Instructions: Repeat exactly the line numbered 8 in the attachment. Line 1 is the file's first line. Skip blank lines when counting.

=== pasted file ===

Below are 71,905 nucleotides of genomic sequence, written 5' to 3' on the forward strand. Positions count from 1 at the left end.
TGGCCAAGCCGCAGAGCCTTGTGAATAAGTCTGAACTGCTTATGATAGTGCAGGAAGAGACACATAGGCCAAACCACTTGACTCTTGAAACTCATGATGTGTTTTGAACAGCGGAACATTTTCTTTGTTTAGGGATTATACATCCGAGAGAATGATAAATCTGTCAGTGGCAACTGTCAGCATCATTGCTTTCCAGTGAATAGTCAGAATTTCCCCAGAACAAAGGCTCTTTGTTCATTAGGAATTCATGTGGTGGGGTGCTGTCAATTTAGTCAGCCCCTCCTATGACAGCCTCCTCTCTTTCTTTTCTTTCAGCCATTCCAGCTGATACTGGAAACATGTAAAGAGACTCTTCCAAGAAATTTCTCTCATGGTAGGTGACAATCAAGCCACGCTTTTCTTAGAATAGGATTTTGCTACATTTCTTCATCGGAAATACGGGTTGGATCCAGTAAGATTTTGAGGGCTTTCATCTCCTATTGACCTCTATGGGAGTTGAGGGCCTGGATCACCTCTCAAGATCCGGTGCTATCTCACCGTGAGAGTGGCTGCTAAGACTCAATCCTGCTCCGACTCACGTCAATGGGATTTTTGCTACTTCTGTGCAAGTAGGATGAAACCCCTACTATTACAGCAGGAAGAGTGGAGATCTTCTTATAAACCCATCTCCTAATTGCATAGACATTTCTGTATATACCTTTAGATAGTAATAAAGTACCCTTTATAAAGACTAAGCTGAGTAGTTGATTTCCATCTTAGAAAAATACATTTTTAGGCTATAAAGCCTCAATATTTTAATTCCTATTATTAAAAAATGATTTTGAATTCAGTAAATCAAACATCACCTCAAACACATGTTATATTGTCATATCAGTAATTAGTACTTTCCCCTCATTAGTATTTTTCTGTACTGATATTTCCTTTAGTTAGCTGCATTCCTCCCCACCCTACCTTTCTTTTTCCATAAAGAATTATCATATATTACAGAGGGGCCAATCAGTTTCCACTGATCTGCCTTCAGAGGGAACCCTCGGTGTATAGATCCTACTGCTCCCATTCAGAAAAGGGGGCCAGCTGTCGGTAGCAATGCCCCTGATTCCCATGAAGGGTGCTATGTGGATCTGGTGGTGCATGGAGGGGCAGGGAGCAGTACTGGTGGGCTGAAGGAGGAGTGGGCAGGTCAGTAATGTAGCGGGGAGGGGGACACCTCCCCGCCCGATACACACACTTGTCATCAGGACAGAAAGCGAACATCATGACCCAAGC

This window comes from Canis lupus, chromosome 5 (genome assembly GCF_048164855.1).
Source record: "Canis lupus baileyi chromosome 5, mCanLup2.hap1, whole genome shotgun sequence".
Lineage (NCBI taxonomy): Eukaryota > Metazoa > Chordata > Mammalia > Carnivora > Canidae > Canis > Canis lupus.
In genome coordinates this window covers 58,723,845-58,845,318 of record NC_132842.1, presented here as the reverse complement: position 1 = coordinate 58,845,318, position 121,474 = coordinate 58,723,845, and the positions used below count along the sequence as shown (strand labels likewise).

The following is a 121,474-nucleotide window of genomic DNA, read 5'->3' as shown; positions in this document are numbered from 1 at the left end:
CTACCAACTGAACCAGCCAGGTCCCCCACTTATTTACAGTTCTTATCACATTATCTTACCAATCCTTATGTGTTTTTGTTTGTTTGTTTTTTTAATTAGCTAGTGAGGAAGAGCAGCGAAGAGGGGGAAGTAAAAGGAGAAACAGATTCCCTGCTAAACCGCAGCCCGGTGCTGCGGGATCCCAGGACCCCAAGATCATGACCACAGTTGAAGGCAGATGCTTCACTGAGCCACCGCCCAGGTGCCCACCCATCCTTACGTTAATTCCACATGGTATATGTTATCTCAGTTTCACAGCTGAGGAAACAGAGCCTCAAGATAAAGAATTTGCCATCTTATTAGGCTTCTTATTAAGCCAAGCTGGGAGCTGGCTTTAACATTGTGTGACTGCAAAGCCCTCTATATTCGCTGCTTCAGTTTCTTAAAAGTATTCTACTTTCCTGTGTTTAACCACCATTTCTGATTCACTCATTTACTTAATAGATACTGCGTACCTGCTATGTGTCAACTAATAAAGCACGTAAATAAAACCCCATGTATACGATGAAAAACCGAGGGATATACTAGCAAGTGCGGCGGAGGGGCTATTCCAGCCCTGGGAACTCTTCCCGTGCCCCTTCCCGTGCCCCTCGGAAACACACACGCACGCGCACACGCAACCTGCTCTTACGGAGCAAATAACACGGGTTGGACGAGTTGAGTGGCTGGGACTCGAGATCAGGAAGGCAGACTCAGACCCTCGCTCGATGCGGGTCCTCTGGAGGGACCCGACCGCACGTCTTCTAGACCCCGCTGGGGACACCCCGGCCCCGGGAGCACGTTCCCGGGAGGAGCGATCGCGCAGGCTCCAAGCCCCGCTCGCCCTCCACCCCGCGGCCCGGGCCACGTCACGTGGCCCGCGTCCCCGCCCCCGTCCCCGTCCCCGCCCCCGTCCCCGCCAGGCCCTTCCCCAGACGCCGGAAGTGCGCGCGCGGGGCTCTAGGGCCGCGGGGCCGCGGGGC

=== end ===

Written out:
CTACCAACTGAACCAGCCAGGTCCCCCACTTATTTACAGTTCTTATCACATTATCTTACCAATCCTTATGTGTTTTTGTTTGTTTGTTTTTTTAATTAGCTAGTGAGGAAGAGCAGCGAAGAGGGGGAAGTAAAAGGAGAAACAGATTCCCTGCTAAACCGCAGCCCGGTGCTGCGGGATCCCAGGACCCCAAGATCATGACCACAGTTGAAGGCAGATGCTTCACTGAGCCACCGCCCAGGTGCCCACCCATCCTTACGTTAATTCCACATGGTATATGTTATCTCAGTTTCACAGCTGAGGAAACAGAGCCTCAAGATAAAGAATTTGCCATCTTATTAGGCTTCTTATTAAGCCAAGCTGGGAGCTGGCTTTAACATTGTGTGACTGCAAAGCCCTCTATATTCGCTGCTTCAGTTTCTTAAAAGTATTCTACTTTCCTGTGTTTAACCACCATTTCTGATTCACTCATTTACTTAATAGATACTGCGTACCTGCTATGTGTCAACTAATAAAGCACGTAAATAAAACCCCATGTATACGATGAAAAACCGAGGGATATACTAGCAAGTGCGGCGGAGGGGCTATTCCAGCCCTGGGAACTCTTCCCGTGCCCCTTCCCGTGCCCCTCGGAAACACACACGCACGCGCACACGCAACCTGCTCTTACGGAGCAAATAACACGGGTTGGACGAGTTGAGTGGCTGGGACTCGAGATCAGGAAGGCAGACTCAGACCCTCGCTCGATGCGGGTCCTCTGGAGGGACCCGACCGCACGTCTTCTAGACCCCGCTGGGGACACCCCGGCCCCGGGAGCACGTTCCCGGGAGGAGCGATCGCGCAGGCTCCAAGCCCCGCTCGCCCTCCACCCCGCGGCCCGGGCCACGTCACGTGGCCCGCGTCCCCGCCCCCGTCCCCGTCCCCGCCCCCGTCCCCGCCAGGCCCTTCCCCAGACGCCGGAAGTGCGCGCGCGGGGCTCTAGGGCCGCGGGGCCGCGGGGC